As discussed above, high voltage levels may be needed for programming and erasing operations. In particular, a very high voltage may be needed to provide the FN tunneling effect during the erasing operation. For example, a split-gate memory cell formed using a design rule of 0.35 μm may need a voltage of 12.5V applied to the wordline during the erasing operation which may be less than the breakdown voltage of a high-voltage specific MOS (HVMOS) transistor (which may be about 13V). However, the breakdown voltage of a HVMOS transistor may be reduced as the design rule is reduced. For example, if a design rule of 0.1 μm is used, the breakdown voltage of the HVMOS transistor may be reduced to about 11V despite the fact that a wordline voltage of 11.5V may need to be maintained to ensure that the selected memory cells are properly erased.
The types of the erasing operations may be classified into two groups in accordance with the unit of the flash memory being erased: 1) sector erasure mode and 2) chip erasure mode. A sector may be defined as one page of the flash memory or a plurality of pages. Therefore, the wordline decoders D0˜Dn-1 may all be selected (i.e., having a voltage of 11.5V (VPP) applied to all the wordlines) in the chip erasure mode, or alternatively, selected in the sector erasure mode.
The wordline decoder of FIG. 2 is shown in FIG. 3. The wordline decode is a type a level shifter that transfers VPP to its associated wordline. In the sector erasure mode, if the wordline decoder of FIG. 3 is selected, a NAND gate ND1 outputs a low-level signal in response to high-level address signals A0 and B0. High-voltage NMOS and PMOS transistors, HVN2 and HVP2, become non-conductive and conductive, respectively. A VPP of 11.5V is transferred to a selected wordline WL0 through the PMOS transistor HVP2. A high-voltage PMOS transistor HVP1 is non-conductive to keep a gate of the PMOS transistor HVP2 at a low level since a gate of HVP1 is coupled to the selected wordline WL0 of VPP.
On the other hand, if the wordline decoder of FIG. 3 is not included in the sector selected for erasure (i.e., not selected), the NAND gate ND1 outputs a high-level signal because at least one of the address signals A0 and B0 is set to a low level. The NMOS transistor HVN2 becomes conductive, thereby causing the corresponding wordline WL0 to be set to a low level (i.e., a ground voltage level). As the non-selected wordline WL0 is held to the ground voltage, the PMOS transistor HVP1 becomes conductive and the PMOS transistor HVP2 becomes non-conductive.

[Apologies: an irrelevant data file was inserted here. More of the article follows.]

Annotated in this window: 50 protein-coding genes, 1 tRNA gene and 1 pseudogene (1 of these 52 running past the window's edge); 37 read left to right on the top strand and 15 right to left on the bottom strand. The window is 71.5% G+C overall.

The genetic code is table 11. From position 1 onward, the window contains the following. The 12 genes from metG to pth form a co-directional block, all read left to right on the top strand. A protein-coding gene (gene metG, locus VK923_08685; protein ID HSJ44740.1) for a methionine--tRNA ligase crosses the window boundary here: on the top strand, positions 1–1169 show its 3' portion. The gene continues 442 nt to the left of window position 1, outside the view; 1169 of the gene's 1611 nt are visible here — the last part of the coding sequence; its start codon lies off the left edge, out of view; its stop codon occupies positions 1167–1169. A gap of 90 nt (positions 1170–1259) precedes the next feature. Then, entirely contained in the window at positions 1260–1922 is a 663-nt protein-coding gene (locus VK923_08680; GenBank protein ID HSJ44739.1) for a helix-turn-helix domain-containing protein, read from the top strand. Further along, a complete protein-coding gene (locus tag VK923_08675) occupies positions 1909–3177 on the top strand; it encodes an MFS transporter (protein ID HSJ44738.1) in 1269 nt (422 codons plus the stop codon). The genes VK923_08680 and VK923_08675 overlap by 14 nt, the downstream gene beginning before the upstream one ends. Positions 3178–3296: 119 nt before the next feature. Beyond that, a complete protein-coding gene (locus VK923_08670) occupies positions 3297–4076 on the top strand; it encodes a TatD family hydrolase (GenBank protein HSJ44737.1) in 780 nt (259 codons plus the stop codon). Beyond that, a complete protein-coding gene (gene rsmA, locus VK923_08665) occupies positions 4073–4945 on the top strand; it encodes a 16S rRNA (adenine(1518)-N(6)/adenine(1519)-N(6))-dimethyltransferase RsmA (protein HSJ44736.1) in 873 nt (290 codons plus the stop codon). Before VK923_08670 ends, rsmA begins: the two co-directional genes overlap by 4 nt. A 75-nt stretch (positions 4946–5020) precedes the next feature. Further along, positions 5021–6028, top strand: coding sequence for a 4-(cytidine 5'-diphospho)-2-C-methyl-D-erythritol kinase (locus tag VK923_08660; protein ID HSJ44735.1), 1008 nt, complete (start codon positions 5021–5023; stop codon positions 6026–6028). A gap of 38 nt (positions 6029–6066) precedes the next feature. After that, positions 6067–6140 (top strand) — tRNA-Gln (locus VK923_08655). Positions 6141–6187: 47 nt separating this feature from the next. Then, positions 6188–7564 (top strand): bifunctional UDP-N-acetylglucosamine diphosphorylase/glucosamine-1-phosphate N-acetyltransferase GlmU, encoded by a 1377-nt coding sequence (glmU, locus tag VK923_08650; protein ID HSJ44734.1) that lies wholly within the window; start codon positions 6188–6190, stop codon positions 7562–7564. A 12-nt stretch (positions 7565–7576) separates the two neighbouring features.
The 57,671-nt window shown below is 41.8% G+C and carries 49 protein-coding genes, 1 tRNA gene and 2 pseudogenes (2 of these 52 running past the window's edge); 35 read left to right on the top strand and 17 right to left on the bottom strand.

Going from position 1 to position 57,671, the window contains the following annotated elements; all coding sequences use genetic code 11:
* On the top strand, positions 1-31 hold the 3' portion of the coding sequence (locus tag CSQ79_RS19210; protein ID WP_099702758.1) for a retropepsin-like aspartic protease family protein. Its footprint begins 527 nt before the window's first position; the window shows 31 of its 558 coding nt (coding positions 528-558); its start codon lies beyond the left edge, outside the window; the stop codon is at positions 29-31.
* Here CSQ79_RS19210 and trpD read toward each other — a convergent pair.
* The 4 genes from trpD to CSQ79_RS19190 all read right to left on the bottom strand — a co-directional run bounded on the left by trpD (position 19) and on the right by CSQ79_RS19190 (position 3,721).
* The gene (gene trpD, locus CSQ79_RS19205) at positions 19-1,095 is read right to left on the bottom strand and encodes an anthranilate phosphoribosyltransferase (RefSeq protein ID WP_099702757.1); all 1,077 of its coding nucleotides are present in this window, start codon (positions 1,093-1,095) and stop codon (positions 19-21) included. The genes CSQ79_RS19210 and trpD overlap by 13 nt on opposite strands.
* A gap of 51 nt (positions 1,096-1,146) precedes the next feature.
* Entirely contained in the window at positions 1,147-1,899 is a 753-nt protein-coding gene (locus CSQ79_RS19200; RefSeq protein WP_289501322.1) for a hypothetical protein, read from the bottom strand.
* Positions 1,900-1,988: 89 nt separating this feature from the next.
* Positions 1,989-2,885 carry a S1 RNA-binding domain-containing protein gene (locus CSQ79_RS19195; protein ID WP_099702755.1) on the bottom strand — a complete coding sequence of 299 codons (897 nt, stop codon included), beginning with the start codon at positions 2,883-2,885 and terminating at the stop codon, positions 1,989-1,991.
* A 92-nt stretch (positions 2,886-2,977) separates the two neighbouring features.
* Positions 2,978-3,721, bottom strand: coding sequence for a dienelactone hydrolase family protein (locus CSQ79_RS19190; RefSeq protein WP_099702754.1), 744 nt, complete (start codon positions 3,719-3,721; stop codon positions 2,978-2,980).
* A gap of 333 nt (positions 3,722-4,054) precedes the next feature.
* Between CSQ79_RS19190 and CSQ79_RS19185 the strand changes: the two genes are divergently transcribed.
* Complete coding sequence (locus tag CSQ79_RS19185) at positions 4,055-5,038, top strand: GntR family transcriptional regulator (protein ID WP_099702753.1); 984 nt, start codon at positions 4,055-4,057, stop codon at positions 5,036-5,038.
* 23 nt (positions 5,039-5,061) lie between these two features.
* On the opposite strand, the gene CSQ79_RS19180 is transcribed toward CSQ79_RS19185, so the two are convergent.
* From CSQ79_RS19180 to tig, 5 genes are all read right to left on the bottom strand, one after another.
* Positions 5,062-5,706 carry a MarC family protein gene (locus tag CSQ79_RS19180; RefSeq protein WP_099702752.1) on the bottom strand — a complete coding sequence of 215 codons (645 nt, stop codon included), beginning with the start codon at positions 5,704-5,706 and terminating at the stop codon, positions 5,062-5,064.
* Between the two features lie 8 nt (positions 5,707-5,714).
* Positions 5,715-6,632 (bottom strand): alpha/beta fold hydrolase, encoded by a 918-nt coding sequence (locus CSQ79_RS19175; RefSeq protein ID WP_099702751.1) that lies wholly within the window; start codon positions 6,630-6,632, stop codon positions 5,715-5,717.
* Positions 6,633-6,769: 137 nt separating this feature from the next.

To properly erase the memory cells in the selected sector, a source-to-drain voltage of the PMOS transistor HVP2 should be maintained at 11.5V. However, as smaller design rules (e.g., 0.18 μm) are used, narrower gate widths and shorter channel lengths are formed (or a distance between a source and a drain). These reductions in dimensions may make the device more susceptible to leakage current and may cause the breakdown voltage of a high-voltage MOS transistor (e.g., HVP2) to be reduced. For example, as discussed above, if the breakdown voltage of the high-voltage PMOS transistor is 11V, it may be difficult to maintain the source-to-drain voltage of the PMOS transistor HVP2 at the level needed to ensure proper operation (e.g. 11.5V in this example).
On the other hand, the chip erasure mode is conducted with a larger number of wordline decoders than those selected in the sector erasure mode. In this erasure mode, a source-to-drain voltage of the high-voltage PMOS transistor HVP1 should be maintained at the VPP level. However, the PMOS transistor HVP1, which may be smaller than the PMOS transistor HVP2, may not be capable to endure the stress associated such a high source to drain voltage thereby increasing the likelihood of breakdown occurring and a non-selected wordline having VPP is transferred to the non-selected wordline. Applying VPP to non-selected wordlines during an erasure mode may cause malfunctions of erasure operations in the flash memory.
Embodiments according to the present invention can provide flash memory device that increase non-selected wordline voltages during erasure. Pursuant to these embodiments, a flash memory can operate by providing a first voltage level from a row decoder to a wordline associated with a cell of a flash memory device. An address provided to the row decoder can be decoded during an erase mode operation of the flash memory. The first voltage level can be increased to a second voltage level provided from the row decoder to the wordline responsive to determining that the wordline is not selected by the address during the erase mode operation.